NASA's Juno spacecraft won't move into a closer orbit around Jupiter as originally planned, agency officials announced today (Feb. 17).
Juno slipped into a highly elliptical, 53-Earth-day-long orbit around Jupiter when it arrived at the giant planet on July 4, 2016. The probe was supposed to perform an engine burn in October to reduce its orbital period to 14 days, but an issue with two helium valves postponed that maneuver.
The engine burn has now been canceled, meaning Juno will stay where it is through the end of its mission. [Photos: NASA's Juno Mission to Jupiter]
"During a thorough review, we looked at multiple scenarios that would place Juno in a shorter-period orbit, but there was concern that another main engine burn could result in a less-than-desirable orbit," Rick Nybakken, Juno project manager at NASA's Jet Propulsion Laboratory (JPL) in Pasadena, California, said in a statement. "The bottom line is, a burn represented a risk to completion of Juno's science objectives."
The $1.1 billion Juno mission launched in August 2011 to study Jupiter's magnetic and gravitational fields, composition and interior structure. The spacecraft gathers most of its relevant data during close flybys that bring it as near as 2,600 miles (4,200 kilometers) to Jupiter's cloud tops.
The original mission plan, with an elliptical 14-day orbit, called for Juno to perform more than 30 such flybys. In the 53-day orbit, the probe will complete just 12 close encounters, even if it continues operating through July 2018. (That's when the mission's funding is currently scheduled to run out, though the Juno team may end up applying for a mission extension.)
But Juno should still be able to accomplish its mission goals in the longer orbit, NASA officials said. In fact, the 53-day path will allow the probe to perform some "bonus science" in the outer regions of Jupiter's magnetosphere, they added.
"Another key advantage of the longer orbit is that Juno will spend less time within the strong radiation belts on each orbit," Juno principal investigator Scott Bolton, of the Southwest Research Institute in San Antonio, said in the same statement. "This is significant because radiation has been the main life-limiting factor for Juno."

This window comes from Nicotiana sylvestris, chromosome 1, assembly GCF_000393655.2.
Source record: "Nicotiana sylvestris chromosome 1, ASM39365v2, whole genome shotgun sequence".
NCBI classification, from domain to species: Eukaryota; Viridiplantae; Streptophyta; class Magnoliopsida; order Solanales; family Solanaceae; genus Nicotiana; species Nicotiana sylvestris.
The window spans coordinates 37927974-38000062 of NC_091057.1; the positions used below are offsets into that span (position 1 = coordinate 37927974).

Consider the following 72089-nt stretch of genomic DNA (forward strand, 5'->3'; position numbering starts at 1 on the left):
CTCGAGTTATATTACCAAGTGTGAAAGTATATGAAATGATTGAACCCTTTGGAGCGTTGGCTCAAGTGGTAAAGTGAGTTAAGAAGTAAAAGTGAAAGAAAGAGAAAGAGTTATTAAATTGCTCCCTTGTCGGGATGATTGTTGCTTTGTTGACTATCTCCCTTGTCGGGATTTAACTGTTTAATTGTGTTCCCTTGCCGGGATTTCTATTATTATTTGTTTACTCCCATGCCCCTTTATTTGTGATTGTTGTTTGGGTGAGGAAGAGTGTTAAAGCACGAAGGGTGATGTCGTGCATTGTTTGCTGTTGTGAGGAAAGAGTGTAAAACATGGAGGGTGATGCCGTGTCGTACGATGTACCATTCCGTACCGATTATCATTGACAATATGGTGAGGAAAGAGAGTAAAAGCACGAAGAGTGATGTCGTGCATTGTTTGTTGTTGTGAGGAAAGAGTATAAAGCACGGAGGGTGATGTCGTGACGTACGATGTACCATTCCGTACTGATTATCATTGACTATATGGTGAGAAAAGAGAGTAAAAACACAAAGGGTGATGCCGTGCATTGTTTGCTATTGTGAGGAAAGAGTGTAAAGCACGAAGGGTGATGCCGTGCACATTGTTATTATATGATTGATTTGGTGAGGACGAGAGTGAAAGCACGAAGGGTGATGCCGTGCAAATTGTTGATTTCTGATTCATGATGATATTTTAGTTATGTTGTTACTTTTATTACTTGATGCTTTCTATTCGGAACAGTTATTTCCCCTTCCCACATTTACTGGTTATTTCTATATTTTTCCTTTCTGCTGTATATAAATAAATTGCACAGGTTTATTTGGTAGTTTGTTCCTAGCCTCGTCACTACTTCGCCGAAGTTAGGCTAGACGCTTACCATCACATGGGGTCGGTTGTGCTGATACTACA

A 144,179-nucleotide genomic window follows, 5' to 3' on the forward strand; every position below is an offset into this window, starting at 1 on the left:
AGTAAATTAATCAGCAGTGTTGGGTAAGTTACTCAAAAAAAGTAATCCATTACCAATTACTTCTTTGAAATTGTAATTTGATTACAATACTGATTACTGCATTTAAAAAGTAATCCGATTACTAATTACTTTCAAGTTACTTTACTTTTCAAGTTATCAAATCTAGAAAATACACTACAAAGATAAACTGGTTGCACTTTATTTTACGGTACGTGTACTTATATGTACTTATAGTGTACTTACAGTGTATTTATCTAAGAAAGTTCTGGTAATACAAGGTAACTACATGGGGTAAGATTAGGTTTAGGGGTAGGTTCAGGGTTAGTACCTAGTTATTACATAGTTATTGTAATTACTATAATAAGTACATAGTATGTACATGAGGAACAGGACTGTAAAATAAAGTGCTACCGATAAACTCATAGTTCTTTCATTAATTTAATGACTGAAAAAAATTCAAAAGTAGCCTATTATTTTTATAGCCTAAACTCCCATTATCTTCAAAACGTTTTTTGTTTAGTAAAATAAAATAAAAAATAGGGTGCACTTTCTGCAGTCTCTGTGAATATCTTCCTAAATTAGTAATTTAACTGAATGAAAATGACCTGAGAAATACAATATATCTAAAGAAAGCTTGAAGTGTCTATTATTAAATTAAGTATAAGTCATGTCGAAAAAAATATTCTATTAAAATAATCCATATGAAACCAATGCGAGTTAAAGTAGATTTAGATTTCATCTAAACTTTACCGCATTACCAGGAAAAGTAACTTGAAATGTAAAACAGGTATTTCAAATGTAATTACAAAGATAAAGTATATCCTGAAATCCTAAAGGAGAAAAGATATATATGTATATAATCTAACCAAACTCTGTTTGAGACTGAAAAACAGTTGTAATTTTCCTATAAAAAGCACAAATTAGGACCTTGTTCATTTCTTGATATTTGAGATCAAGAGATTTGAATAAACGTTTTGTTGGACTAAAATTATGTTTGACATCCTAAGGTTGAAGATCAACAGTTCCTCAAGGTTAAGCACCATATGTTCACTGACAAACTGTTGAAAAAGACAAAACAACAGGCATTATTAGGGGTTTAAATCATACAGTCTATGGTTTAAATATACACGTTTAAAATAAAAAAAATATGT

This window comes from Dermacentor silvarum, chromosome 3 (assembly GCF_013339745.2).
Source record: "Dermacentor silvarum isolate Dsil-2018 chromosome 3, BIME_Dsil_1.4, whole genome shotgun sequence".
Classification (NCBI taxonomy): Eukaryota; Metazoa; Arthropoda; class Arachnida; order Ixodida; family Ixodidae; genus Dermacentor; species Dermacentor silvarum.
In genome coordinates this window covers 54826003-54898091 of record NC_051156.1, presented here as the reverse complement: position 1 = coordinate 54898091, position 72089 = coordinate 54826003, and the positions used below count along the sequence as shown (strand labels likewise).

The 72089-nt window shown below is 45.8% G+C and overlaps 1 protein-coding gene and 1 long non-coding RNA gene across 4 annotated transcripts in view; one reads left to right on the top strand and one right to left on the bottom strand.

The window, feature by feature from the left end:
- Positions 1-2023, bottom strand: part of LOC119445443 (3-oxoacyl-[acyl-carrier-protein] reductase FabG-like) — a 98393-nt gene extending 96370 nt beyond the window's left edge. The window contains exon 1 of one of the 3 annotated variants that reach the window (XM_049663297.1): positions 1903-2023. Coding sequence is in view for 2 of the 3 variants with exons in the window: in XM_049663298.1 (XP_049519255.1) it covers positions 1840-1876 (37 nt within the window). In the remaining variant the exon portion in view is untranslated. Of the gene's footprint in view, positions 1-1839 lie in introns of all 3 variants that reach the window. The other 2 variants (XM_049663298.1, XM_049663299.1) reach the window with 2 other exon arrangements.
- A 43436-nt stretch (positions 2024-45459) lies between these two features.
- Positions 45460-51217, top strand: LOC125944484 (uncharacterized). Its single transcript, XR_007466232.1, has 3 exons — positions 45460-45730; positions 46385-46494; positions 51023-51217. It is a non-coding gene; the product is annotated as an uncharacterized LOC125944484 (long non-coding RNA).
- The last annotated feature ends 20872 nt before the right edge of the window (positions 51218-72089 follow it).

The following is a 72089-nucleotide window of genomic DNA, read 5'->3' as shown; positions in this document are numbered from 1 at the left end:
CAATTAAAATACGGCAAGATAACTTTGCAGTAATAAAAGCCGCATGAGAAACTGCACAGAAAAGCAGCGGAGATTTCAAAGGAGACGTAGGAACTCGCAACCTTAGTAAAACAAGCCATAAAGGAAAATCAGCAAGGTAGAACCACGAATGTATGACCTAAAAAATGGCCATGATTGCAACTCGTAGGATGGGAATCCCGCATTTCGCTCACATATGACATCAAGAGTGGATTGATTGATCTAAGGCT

Juno has conducted four close flybys since arriving at Jupiter — on Aug. 27, Oct. 19, and Dec. 11, 2016, and Feb. 2, 2017. These encounters have already revealed that Jupiter's magnetic field and auroras are more powerful than scientists had thought, and that the bands and belts visible at the planet's cloud tops actually extend deep into the interior.
"Juno is providing spectacular results, and we are rewriting our ideas of how giant planets work," Bolton said. "The science will be just as spectacular as with our original plan."
Juno's next flyby will take place March 27.
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Michael Wall is a Senior Space Writer with Space.com and joined the team in 2010. He primarily covers exoplanets, spaceflight and military space, but has been known to dabble in the space art beat. His book about the search for alien life, "Out There," was published on Nov. 13, 2018. Before becoming a science writer, Michael worked as a herpetologist and wildlife biologist. He has a Ph.D. in evolutionary biology from the University of Sydney, Australia, a bachelor's degree from the University of Arizona, and a graduate certificate in science writing from the University of California, Santa Cruz. To find out what his latest project is, you can follow Michael on Twitter.